New micro-robots can interact with nerve cells, repair and regenerate them. In the future, this will lead to new therapy for patients with nervous system injuries.
Tiny robots can act as connectors for nerve cells, bridging the gaps between two different groups of cells. These microscopic patches can lead to the formation of more complex networks, which can lead to their regeneration. The researchers reported this in the publication of Science Advances.
Engineers Eun Hae Kim and Hong Soo Choi of the Daegu Gyeongbuk Institute of Science and Technology in South Korea, and their colleagues have unveiled 300 micrometer long rectangular robots for the first time. Thin horizontal devices can exchange messages with other cells and integrate into existing structures.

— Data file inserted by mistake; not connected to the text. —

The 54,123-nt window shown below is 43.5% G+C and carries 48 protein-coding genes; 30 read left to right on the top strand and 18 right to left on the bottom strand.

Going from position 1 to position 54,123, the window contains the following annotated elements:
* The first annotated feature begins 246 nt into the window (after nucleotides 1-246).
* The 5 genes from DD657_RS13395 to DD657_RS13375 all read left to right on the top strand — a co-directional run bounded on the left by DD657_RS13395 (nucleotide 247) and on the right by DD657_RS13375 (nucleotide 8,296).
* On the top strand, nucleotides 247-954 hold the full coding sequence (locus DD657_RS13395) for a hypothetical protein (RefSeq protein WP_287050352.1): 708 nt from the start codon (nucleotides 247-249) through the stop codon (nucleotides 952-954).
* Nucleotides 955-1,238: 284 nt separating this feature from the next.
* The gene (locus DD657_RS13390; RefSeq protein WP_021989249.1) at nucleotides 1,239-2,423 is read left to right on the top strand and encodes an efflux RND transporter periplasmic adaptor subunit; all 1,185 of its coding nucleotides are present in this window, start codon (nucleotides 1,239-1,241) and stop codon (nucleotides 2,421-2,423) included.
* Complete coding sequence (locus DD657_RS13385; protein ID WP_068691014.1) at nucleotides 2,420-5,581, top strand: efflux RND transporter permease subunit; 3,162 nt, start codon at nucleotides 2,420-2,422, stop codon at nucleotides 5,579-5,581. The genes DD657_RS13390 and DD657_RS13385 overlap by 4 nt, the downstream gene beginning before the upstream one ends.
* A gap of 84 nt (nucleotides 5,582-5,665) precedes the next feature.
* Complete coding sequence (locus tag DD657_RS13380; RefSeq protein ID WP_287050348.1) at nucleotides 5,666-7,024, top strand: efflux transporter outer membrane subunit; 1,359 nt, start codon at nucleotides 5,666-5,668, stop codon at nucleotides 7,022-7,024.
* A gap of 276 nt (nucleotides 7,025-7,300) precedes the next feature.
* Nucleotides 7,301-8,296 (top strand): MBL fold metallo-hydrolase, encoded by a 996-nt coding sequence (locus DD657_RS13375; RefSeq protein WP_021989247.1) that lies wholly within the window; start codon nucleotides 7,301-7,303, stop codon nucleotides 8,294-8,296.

Each such robot is equipped with 100 nerve cells, and the microrobot was programmed to integrate into islets of nerve cells and fill these gaps. The rotating magnetic fields sent the microrobot towards their target. As the microrobot approached, the researchers used a more stable magnetic field to align the device between the two clusters of cells.
Making these neural patches could help researchers better design replicas of complex networks of nerve cells in the brain. Systems like these could also lead to new ways of studying the growth of nerve cells, and experiments could lead to new therapies for people with nervous system damage.